Round-up: Scotland reacts to President Trump


Gallows humour abounds after shock victory of Donald Trump

THE WORLD is reeling from news of the shock victory of Donald Trump.

Trump ran a campaign targeting immigrants and muslims as well as blaming the US political and financial establishment for the country’s problems. He leads by 278 to 218 electoral college votes, over the 270 winning line, and narrowly leads in the popular vote.

He drew criticism not only from his Democratic opponent Hillary Clinton but from the leadership of his own Republican party.

Polls consistently put Clinton ahead. Trump won by breaking into traditional Democratic voting constituencies in the ‘Rust Belt’ states, narrowly winning Florida, as well as mobilising his own republican base.

In Scotland, politicians were unusual for often putting forward strident view on who they wanted to win the contest, unanimously backing Clinton.

CommonSpace gathers together reaction from Scottish, UK and world politicians to the news of Trump’s victory.

First Minister Nicola Sturgeon, who took the unusual position among national leaders to publicly back Clinton, said: “While this is not the outcome I hoped for, it is the verdict of the American people and we must respect it. I congratulate president-elect Trump on winning the election.

“We value our relationship with the United States and its people.  The ties that bind Scotland and the US – of family, culture and business – are deep and longstanding and they will always endure.

“It is normal in any election for those on the losing side to be feel disappointment, but today, many in America and across the world, will also feel a real sense of anxiety. I hope the president-elect will take the opportunity to reach out to those who felt marginalized by his campaign and make clear – in deeds as well as words – that he will be a president for everyone in modern, multicultural America.

“Today must also be a moment for those who share progressive values – all of us who believe in tolerance and diversity – to speak up loudly and clearly for the values we hold dear.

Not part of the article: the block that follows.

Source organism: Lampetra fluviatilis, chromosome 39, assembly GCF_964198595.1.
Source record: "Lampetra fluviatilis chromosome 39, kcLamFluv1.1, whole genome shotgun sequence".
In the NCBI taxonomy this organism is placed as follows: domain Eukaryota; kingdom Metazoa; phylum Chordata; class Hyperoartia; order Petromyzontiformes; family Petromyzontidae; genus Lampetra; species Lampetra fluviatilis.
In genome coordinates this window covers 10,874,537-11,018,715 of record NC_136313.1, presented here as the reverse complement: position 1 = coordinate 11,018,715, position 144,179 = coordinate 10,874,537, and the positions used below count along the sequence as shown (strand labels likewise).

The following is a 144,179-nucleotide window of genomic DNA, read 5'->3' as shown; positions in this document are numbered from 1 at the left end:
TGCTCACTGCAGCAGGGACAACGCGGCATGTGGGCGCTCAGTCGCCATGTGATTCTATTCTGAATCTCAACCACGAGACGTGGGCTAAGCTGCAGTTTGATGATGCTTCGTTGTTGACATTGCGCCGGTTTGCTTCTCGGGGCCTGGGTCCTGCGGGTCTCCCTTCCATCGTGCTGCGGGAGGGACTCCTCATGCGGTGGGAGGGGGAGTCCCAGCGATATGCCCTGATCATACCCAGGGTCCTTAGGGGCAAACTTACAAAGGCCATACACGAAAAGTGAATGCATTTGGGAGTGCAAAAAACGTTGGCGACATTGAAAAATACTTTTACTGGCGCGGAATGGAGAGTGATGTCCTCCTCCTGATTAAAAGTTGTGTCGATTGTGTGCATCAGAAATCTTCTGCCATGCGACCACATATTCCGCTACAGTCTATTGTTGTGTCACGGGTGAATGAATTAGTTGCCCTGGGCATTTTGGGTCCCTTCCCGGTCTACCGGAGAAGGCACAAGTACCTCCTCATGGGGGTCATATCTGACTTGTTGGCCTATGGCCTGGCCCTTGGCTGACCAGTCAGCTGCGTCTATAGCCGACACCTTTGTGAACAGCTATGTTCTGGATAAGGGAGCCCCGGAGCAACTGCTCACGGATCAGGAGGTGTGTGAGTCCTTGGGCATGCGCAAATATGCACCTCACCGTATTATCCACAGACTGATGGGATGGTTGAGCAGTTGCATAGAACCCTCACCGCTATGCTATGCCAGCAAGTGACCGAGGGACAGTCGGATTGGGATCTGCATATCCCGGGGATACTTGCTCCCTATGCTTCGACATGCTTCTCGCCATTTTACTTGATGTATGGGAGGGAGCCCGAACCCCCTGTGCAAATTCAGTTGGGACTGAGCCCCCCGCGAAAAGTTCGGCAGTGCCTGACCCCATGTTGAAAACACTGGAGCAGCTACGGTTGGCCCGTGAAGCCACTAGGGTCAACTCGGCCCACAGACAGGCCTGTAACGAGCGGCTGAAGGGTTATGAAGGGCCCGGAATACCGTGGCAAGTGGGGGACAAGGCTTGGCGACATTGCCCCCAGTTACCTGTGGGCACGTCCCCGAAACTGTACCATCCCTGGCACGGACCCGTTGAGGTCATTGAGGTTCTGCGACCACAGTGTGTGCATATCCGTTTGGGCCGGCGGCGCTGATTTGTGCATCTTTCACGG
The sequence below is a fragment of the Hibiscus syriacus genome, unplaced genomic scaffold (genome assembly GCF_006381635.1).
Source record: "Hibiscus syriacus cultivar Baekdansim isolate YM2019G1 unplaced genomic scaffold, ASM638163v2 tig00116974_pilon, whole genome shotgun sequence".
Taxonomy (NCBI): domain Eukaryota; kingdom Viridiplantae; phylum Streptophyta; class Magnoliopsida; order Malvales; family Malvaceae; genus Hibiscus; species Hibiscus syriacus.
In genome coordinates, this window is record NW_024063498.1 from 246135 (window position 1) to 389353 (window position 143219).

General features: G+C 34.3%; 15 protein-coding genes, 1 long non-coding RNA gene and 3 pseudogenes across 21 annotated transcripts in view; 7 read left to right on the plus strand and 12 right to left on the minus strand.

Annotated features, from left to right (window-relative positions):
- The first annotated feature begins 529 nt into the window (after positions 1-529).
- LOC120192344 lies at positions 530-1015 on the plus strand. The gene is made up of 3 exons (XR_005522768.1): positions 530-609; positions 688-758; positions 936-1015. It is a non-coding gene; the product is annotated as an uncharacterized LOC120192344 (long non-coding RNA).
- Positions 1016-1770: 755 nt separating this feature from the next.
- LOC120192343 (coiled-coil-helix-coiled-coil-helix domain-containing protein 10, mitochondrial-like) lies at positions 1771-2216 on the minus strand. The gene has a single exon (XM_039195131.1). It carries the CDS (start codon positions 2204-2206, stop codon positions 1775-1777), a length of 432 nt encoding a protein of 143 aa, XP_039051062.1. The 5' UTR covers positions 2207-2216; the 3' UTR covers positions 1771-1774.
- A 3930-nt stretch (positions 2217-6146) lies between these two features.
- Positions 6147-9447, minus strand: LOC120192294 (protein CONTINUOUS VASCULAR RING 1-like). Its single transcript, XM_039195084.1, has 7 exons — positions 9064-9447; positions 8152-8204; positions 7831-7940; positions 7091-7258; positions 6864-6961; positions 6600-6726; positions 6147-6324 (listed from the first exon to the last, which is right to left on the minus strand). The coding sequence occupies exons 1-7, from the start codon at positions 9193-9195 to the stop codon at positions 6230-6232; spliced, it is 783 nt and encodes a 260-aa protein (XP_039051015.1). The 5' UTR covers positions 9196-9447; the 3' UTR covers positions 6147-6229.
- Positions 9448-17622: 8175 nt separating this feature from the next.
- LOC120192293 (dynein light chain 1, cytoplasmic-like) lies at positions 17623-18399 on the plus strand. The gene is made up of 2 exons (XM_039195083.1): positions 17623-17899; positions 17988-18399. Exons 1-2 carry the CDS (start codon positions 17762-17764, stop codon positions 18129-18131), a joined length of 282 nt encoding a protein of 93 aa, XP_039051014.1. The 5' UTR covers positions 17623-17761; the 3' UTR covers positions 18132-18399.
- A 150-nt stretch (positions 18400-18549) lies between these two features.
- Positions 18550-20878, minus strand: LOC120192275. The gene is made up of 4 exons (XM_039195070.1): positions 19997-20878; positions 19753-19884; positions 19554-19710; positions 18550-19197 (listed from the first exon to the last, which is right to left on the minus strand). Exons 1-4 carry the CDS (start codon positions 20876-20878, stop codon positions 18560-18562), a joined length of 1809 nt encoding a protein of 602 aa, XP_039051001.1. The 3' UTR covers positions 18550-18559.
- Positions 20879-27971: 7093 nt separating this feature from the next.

“I also want to pay tribute to Hillary Clinton. While I am personally disappointed that she will not be America's first woman president, her candidacy represented a major step forward for women in America and across the world – for that, as well as for her many years of public service, she is owed a deep debt of gratitude.”

Political leaders, especially those in positions of power, typically don’t comment on foreign elections. It is seen as an intrusion to call for a vote for a given candidate in a foreign countries election, and can cause difficulty for a political leader if their favoured candidate doesn’t win.

Scottish Labour leader Kezia Dugdale, who has previously described Trump as “an arse”, said: “Like countless people in Scotland, the UK, and across the globe I watched with great sadness as the results from the presidential election came in.

“While we must all respect the result of this democratic contest, today is a dark day for those of us who believe in compassion, tolerance and equality.

“Donald Trump was responsible for a hate-filled campaign that was dominated by lies, misogyny and racism. As president-elect, he now has a responsibility to America and the world to heal the deep divisions he has caused.

“Across the US, there will be women, gay people and Muslims who will now be incredibly worried about the direction of their country, but there will also be countless working-class Americans who will be hurting today. They all need reassurances that I very much hope will be forthcoming from the Republican Party.